TOKYO (AFP) -- Japan's national broadcaster NHK Tuesday apologised and deleted an animation depicting Black Lives Matter protests in the US after widespread complaints of racism -- including from the US embassy and tennis star Naomi Osaka.
NHK's animation, aired Sunday, told viewers that the coronavirus pandemic had fuelled anger amongst African Americans, many of whom lost jobs, but failed to mention the death of George Floyd or police brutality.
The one-minute-20-second clip showed caricatures of black-skinned figures looting stores and angrily occupying an urban street as they protested against the wealth divide in the country.
The video, aired on a weekly news-variety show that discusses major news events in a lighthearted fashion, was quickly condemned online as racist and inaccurate, with a Twitter hashtag "I protest against NHK."
"I felt sick when I watched it. No love or respect to human beings. It's too awful," said one Japanese Twitter user.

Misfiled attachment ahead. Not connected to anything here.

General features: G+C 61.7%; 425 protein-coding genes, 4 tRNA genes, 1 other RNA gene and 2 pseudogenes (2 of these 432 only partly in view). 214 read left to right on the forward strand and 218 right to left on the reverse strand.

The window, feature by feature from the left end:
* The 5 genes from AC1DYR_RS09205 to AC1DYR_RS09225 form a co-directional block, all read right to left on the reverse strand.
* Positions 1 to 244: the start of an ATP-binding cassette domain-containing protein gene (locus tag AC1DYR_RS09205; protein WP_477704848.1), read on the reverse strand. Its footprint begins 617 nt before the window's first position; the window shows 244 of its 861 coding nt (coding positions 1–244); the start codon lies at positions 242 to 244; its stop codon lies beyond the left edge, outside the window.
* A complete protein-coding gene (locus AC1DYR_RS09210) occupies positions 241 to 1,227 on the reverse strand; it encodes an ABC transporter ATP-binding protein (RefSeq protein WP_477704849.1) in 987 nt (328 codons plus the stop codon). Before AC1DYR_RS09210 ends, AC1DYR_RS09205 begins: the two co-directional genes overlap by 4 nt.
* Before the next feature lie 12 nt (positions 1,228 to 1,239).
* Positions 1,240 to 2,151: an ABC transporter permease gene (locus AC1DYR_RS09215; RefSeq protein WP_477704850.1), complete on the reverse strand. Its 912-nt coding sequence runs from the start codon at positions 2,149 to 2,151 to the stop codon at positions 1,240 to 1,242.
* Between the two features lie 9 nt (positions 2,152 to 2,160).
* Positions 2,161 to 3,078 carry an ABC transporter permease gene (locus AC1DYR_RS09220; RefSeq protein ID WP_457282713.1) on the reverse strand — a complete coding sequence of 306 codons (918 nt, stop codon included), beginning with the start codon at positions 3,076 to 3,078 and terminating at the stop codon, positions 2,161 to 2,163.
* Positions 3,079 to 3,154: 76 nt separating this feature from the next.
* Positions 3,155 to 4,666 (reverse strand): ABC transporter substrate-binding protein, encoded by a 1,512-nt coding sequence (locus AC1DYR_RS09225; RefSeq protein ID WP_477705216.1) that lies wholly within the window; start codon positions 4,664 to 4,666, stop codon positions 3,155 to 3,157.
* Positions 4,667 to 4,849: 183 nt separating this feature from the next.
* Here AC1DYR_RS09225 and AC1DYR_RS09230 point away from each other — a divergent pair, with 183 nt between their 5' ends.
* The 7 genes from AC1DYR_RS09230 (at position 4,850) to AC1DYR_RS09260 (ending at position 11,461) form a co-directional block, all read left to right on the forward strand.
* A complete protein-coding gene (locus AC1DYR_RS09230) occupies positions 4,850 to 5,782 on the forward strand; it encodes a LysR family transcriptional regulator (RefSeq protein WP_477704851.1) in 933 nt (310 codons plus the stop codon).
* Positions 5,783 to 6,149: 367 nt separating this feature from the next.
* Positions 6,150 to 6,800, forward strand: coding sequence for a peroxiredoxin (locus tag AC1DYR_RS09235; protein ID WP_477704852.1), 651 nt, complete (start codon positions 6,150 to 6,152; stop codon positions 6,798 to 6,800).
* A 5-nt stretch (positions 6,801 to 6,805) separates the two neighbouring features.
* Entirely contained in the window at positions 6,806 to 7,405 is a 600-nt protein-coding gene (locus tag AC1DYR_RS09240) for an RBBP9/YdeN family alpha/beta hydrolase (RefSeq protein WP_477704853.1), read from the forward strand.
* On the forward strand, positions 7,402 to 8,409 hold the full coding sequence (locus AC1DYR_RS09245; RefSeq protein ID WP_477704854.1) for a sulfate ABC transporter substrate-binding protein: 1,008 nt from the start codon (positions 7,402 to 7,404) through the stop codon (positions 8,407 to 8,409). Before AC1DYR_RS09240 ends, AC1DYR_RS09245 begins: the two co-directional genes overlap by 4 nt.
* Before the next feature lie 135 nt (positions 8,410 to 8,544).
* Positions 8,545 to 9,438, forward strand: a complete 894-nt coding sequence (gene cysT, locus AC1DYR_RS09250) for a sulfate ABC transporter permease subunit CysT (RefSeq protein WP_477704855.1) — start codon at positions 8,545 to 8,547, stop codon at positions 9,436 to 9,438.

"The video looked like (NHK) made fun of black people fighting for their rights in the US," wrote another.
Joseph M. Young, a senior official at the US Embassy in Tokyo, tweeted:
"It's unfortunate that more thought and care didn't go into this video... The caricatures used are offensive and insensitive."
Former world number one Naomi Osaka, who has recently taken to Twitter in support of the protests, tweeted a GIF to show her incomprehension.
NHK said in a statement the animation lacked "consideration" and apologised "to those who were offended."
"The CG animation was designed to explain the harsh reality of black people in the US in a way that is easy to understand," it said.
"However, we have decided to stop posting this animation after receiving criticism that it does not accurately show the reality of the problem," the channel added.
Critics also attacked the accuracy of tweets from the programme's official account attempting to explain the US protests.
One of them, which said "US society was deeply divided as two sides with different opinions swore at each other", received more than 300 replies -- many saying it was wrong.
Hundreds of people took to the streets of Tokyo and Osaka last weekend in support of the Black Lives Matter protests. (AFP)